[0085] Thus, these terms are not necessarily intended to indicate temporal or other prioritization of such elements. The mere fact that certain measures are recited in mutually different claims does not indicate that a combination of these measures cannot be used to advantage.


Claims

1. A method (400) for charging a pool cleaning robot (22), the method comprising:

wirelessly charging (420) a first wireless charging element (222, 223) of a pool cleaning robot (22);

wherein the method is characterized by:

positioning (410) the first wireless charging element (222, 223) of the pool cleaning robot (22) within a charging range of a second wireless charging element (242) of a floating unit (24);

wherein the positioning comprises estimating, by at least one of the pool cleaning robot (22) and the floating unit (24), future spatial relationship between the pool cleaning robot (22) and the floating unit (24) and taking into account the future spatial relationship.


 
2. The method according to claim 1 comprising moving the pool cleaning robot (22), in one single motion, to a position in which the first wireless charging element (222, 223) is within a charging range of the second wireless charging element (242) of the floating unit (24) without performing another corrective trajectory to connect with the said floating unit (24).
 
3. The method according to any previous claim comprising performing a reconnect trajectory procedure when an event of a last moment failure occurs when attempting in connecting the pool cleaning robot (22) to the floating unit (24).
 
4. The method according to any previous claim comprising moving the pool cleaning robot (22) without colliding with the floating unit (24) in a manner that diverts the floating unit (24) from a current location of the floating unit (24).
 
5. The method according to any previous claim comprising delaying the charging of the pool cleaning robot (22) by the floating unit (24) when determining, by the pool cleaning robot (22), that the chance of successfully powering the pool cleaning robot (22) is below a threshold.
 
6. The method according to any previous claim comprising reducing a battery power consumption of the pool cleaning robot (22) when determining, by the pool cleaning robot (22), that a chance of successfully charging the pool cleaning robot (22) is below a threshold.
 
7. The method according to any previous claim comprising determining at least one of a duration of charging and a frequency of charging of the pool cleaning robot (22) based on at least one of movements of the floating unit (24) and turbulence.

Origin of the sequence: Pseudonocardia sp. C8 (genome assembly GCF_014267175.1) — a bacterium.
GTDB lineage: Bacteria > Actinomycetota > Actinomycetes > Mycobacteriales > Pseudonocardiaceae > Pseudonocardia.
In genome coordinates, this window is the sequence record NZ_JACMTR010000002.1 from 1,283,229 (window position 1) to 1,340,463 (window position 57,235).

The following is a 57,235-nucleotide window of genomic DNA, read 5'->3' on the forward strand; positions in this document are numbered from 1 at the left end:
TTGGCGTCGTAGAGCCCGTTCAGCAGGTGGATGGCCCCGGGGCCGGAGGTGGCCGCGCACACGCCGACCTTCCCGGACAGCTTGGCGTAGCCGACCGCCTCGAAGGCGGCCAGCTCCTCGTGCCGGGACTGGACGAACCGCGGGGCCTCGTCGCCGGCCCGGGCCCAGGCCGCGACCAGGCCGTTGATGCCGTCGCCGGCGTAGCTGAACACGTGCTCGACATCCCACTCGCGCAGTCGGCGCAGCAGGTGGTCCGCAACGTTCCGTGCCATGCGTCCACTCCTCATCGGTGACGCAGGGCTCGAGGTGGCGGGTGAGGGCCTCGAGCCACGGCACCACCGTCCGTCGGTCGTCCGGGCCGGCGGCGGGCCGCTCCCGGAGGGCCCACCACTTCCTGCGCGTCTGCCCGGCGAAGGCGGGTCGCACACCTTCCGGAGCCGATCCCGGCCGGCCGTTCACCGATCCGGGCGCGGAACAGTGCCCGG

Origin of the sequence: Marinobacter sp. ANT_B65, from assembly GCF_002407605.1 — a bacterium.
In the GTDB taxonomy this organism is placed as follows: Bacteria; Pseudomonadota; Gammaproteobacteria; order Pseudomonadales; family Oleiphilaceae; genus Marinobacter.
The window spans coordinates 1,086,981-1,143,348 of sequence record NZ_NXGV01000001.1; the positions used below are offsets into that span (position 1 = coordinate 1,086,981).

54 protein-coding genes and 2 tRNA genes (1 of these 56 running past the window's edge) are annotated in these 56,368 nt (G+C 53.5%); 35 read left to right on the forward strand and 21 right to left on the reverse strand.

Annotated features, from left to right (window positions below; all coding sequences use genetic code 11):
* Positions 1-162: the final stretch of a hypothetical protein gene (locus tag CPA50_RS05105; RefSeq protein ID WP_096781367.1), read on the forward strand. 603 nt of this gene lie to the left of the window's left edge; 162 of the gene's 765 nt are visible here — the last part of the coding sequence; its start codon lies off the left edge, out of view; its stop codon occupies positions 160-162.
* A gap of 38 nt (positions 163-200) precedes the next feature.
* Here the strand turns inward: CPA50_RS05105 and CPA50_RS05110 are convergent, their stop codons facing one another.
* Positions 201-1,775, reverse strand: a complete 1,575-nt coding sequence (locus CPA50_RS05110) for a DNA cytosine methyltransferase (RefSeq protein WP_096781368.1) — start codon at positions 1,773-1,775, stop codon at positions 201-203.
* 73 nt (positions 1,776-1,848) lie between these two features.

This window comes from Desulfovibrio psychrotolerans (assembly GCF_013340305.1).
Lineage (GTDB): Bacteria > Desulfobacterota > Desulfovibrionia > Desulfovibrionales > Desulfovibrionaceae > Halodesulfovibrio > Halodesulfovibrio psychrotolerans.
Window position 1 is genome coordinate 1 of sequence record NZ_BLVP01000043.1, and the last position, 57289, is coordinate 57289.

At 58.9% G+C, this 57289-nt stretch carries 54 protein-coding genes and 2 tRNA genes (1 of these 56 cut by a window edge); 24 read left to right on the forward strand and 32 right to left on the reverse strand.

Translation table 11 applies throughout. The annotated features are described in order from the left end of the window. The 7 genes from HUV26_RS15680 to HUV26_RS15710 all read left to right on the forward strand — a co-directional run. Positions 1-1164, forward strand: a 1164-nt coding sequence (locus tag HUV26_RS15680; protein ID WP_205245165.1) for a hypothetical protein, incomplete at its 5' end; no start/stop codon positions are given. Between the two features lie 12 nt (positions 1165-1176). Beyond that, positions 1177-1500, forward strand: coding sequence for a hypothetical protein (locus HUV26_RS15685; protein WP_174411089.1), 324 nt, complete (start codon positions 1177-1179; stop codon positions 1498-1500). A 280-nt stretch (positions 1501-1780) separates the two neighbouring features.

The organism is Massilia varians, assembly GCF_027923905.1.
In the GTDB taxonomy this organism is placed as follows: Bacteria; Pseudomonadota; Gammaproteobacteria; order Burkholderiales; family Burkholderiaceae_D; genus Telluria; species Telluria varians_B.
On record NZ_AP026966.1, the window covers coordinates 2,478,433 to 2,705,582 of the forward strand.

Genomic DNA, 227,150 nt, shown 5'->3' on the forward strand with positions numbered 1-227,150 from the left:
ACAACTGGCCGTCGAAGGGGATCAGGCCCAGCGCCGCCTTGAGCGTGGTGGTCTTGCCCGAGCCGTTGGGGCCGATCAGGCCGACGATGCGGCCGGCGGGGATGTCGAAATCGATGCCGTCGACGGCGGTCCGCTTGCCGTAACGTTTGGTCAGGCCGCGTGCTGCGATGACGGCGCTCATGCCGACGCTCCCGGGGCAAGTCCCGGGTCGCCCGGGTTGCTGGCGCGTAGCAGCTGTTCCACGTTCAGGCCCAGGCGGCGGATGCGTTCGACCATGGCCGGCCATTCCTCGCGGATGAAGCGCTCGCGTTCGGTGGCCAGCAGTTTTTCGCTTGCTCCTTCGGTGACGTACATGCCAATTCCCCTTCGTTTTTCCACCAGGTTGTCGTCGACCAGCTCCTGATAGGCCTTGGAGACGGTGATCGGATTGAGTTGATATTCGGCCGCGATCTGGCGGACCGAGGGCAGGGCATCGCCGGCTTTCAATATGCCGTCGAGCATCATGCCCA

8. The method according to any previous claim comprising determining at least one of a duration of charging and a frequency of charging of the pool cleaning robot (22) based on a movement parameter determined by the floating unit (24).
 
9. The method according to any previous claim comprising:

travelling on a floor of a pool or on a pool wall (12, 13), by the pool cleaning robot (22), until the pool cleaning robot (22) is vertically underneath the floating unit (24); and

moving the pool cleaning robot (22) vertically to attach the pool cleaning robot (22) to the floating unit (24) to a position in which the first wireless charging element (222, 223) is within a charging range of the second wireless charging element (242) of the floating unit (24).


 
10. The method according to any previous claim comprising moving the pool cleaning robot (22) by applying downward water jet thrusts, to rise up to water level.
 
11. The method according to any previous claim comprising moving the pool cleaning robot (22) by maintaining a horizontal position of the pool cleaning robot (22) to the water surface (14) or to the bottom (11) of the pool (10).
 
12. The method according to any previous claim comprising moving the pool cleaning robot (22) by utilizing rear and side jets.
 
13. The method according to any previous claim comprising determining, by the pool cleaning robot (22), that a chance of successfully powering the pool cleaning robot (22) is below a threshold.
 
14. The method according to claim 13 comprising determining at least one of a duration of charging and a frequency of charging of the pool cleaning robot (22) based on a movement parameter determined by the floating unit (24).
 
15. A pool cleaning robot (22) that comprises a filtering unit (501), a housing, a propulsion mechanism (502), an inlet (512) and an outlet (513), wherein the pool cleaning robot (22) is characterized by comprising a first wireless charging element (222, 223) and a processor (507) that is configured to receive sensed information, and determine future spatial relationship between the pool cleaning robot (22) and a floating unit (24), and determine a path of the pool cleaning robot (22) towards the floating unit (24) taking into account the future spatial relationship.
 




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Cited references

REFERENCES CITED IN THE DESCRIPTION



This list of references cited by the applicant is for the reader's convenience only. It does not form part of the European patent document. Even though great care has been taken in compiling the references, errors or omissions cannot be excluded and the EPO disclaims all liability in this regard.

Patent documents cited in the description